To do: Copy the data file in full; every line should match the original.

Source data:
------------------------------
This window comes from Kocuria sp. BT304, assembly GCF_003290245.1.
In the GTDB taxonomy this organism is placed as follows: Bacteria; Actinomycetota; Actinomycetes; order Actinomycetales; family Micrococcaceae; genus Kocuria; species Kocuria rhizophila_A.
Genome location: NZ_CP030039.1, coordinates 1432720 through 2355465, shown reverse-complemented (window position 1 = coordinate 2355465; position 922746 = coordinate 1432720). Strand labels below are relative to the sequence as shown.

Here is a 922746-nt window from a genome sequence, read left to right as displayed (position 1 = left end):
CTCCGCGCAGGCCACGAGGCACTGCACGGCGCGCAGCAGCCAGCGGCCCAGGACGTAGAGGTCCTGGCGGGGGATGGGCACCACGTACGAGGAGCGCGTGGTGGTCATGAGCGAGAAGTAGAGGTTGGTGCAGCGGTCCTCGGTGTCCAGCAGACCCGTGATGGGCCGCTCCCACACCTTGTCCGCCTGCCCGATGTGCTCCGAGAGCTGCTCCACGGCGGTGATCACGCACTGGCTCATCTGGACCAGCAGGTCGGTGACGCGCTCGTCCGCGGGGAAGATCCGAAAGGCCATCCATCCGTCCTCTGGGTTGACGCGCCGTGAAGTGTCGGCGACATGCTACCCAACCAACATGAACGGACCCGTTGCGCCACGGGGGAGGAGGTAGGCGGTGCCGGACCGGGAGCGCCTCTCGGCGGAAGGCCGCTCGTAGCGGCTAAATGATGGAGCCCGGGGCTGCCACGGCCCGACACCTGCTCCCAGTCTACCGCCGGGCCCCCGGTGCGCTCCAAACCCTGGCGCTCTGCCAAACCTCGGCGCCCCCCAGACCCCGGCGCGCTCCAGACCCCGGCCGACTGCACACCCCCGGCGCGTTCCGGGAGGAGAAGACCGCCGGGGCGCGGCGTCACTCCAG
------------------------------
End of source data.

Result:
This window comes from Kocuria sp. BT304, assembly GCF_003290245.1.
In the GTDB taxonomy this organism is placed as follows: Bacteria; Actinomycetota; Actinomycetes; order Actinomycetales; family Micrococcaceae; genus Kocuria; species Kocuria rhizophila_A.
Genome location: NZ_CP030039.1, coordinates 1432720 through 2355465, shown reverse-complemented (window position 1 = coordinate 2355465; position 922746 = coordinate 1432720). Strand labels below are relative to the sequence as shown.

Here is a 922746-nt window from a genome sequence, read left to right as displayed (position 1 = left end):
CTCCGCGCAGGCCACGAGGCACTGCACGGCGCGCAGCAGCCAGCGGCCCAGGACGTAGAGGTCCTGGCGGGGGATGGGCACCACGTACGAGGAGCGCGTGGTGGTCATGAGCGAGAAGTAGAGGTTGGTGCAGCGGTCCTCGGTGTCCAGCAGACCCGTGATGGGCCGCTCCCACACCTTGTCCGCCTGCCCGATGTGCTCCGAGAGCTGCTCCACGGCGGTGATCACGCACTGGCTCATCTGGACCAGCAGGTCGGTGACGCGCTCGTCCGCGGGGAAGATCCGAAAGGCCATCCATCCGTCCTCTGGGTTGACGCGCCGTGAAGTGTCGGCGACATGCTACCCAACCAACATGAACGGACCCGTTGCGCCACGGGGGAGGAGGTAGGCGGTGCCGGACCGGGAGCGCCTCTCGGCGGAAGGCCGCTCGTAGCGGCTAAATGATGGAGCCCGGGGCTGCCACGGCCCGACACCTGCTCCCAGTCTACCGCCGGGCCCCCGGTGCGCTCCAAACCCTGGCGCTCTGCCAAACCTCGGCGCCCCCCAGACCCCGGCGCGCTCCAGACCCCGGCCGACTGCACACCCCCGGCGCGTTCCGGGAGGAGAAGACCGCCGGGGCGCGGCGTCACTCCAG